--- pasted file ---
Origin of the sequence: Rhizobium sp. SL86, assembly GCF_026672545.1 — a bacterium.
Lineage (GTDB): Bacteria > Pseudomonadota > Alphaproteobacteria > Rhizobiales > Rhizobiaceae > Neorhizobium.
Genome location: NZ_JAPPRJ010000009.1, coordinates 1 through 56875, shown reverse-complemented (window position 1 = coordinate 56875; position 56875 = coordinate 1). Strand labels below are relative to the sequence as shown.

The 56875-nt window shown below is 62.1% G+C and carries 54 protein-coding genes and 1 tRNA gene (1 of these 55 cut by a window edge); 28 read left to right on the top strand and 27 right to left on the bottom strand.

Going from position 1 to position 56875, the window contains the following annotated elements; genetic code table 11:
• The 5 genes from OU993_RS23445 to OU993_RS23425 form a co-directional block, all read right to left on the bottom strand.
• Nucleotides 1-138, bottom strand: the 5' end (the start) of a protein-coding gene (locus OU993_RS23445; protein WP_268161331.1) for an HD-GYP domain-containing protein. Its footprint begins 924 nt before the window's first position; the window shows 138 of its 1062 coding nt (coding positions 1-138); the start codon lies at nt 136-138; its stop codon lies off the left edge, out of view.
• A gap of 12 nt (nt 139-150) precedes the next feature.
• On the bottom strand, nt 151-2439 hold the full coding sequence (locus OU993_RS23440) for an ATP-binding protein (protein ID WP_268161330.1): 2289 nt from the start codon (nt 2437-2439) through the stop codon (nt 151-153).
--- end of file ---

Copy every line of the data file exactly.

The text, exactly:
Origin of the sequence: Rhizobium sp. SL86, assembly GCF_026672545.1 — a bacterium.
Lineage (GTDB): Bacteria > Pseudomonadota > Alphaproteobacteria > Rhizobiales > Rhizobiaceae > Neorhizobium.
Genome location: NZ_JAPPRJ010000009.1, coordinates 1 through 56875, shown reverse-complemented (window position 1 = coordinate 56875; position 56875 = coordinate 1). Strand labels below are relative to the sequence as shown.

The 56875-nt window shown below is 62.1% G+C and carries 54 protein-coding genes and 1 tRNA gene (1 of these 55 cut by a window edge); 28 read left to right on the top strand and 27 right to left on the bottom strand.

Going from position 1 to position 56875, the window contains the following annotated elements; genetic code table 11:
• The 5 genes from OU993_RS23445 to OU993_RS23425 form a co-directional block, all read right to left on the bottom strand.
• Nucleotides 1-138, bottom strand: the 5' end (the start) of a protein-coding gene (locus OU993_RS23445; protein WP_268161331.1) for an HD-GYP domain-containing protein. Its footprint begins 924 nt before the window's first position; the window shows 138 of its 1062 coding nt (coding positions 1-138); the start codon lies at nt 136-138; its stop codon lies off the left edge, out of view.
• A gap of 12 nt (nt 139-150) precedes the next feature.
• On the bottom strand, nt 151-2439 hold the full coding sequence (locus OU993_RS23440) for an ATP-binding protein (protein ID WP_268161330.1): 2289 nt from the start codon (nt 2437-2439) through the stop codon (nt 151-153).